A Harris poll released September 7, l975 showed 18 percent identifying themselves as liberal and 31 per- cent as conservative, with 41 percent as middle of the road; a few months later, on January 5, 1976, by a 43-19 plurality those polled by Harris said they would “prefer to see the country move in a more conservative direction than a liberal one.”
Last October 24th, the Gallup organization released the result of a poll taken right in the midst of the presidential campaign.
Respondents were asked to state where they would place themselves on a scale ranging from “right-of-center” (which was defined as “conservative”) to left-of-center (which was defined as “liberal”).
- Thirty-seven percent viewed themselves as left-of-center or liberal
- Twelve percent placed themselves in the middle
- Fifty-one percent said they were right-of-center, that is, conservative.
What I find interesting about this particular poll is that it offered those polled a range of choices on a left-right continuum. This seems to me to be a more realistic approach than dividing the world into strict left and rights. Most of us, I guess, like to think of ourselves as avoiding both extremes, and the fact that a majority of Americans chose one or the other position on the right end of the spectrum is really impressive.
Those polls confirm that most Americans are basically conservative in their outlook. But once we have said this, we conservatives have not solved our problems, we have merely stated them clearly. Yes, conservatism can and does mean different things to those who call themselves conservatives.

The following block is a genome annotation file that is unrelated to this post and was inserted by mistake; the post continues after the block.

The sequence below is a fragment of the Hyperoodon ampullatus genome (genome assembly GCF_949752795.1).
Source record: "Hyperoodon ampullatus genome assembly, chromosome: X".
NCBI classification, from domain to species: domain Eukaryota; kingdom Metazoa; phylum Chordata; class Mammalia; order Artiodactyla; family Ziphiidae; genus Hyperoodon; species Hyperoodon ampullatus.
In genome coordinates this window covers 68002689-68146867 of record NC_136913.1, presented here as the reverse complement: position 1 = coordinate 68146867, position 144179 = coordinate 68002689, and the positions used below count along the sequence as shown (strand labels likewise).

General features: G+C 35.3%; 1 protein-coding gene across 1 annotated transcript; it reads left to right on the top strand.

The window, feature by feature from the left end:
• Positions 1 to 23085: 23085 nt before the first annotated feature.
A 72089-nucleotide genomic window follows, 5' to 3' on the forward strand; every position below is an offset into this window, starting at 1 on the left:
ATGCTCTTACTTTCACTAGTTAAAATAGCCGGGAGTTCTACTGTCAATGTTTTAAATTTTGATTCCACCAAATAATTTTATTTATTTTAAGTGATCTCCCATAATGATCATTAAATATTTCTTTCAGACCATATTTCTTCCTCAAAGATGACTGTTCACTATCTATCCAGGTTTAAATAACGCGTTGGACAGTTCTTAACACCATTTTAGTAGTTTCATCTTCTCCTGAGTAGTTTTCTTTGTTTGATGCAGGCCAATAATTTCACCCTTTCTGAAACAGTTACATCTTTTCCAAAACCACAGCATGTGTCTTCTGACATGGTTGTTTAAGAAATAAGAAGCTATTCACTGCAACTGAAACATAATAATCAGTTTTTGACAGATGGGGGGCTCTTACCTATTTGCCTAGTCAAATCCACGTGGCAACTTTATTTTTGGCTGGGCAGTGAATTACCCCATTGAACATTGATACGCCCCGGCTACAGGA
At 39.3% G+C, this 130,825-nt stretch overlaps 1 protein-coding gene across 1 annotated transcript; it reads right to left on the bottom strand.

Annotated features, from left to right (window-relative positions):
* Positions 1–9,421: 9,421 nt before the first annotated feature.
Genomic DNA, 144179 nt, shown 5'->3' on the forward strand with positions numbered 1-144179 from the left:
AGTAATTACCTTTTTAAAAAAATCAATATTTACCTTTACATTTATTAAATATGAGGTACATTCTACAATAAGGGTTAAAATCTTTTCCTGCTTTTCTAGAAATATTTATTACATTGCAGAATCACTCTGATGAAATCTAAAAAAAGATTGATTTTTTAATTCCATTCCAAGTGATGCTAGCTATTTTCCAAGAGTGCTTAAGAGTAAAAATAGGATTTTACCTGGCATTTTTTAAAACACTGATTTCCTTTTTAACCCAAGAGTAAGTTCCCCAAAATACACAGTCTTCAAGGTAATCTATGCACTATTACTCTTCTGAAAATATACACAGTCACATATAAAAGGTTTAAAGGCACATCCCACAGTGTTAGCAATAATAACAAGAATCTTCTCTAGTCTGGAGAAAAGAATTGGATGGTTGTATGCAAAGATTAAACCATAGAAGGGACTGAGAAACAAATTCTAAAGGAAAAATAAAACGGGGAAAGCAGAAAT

You know, as I do, that most commentators make a distinction between they call “social” conservatism and “economic” conservatism. The so-called social issues—law and order, abortion, busing, quota systems—are usually associated with blue-collar, ethnic and religious groups themselves traditionally associated with the Democratic Party. The economic issues—inflation, deficit spending and big government—are usually associated with Republican Party members and independents who concentrate their attention on economic matters.
Now I am willing to accept this view of two major kinds of conservatism—or, better still, two different conservative constituencies. But at the same time let me say that the old lines that once clearly divided these two kinds of conservatism are disappearing.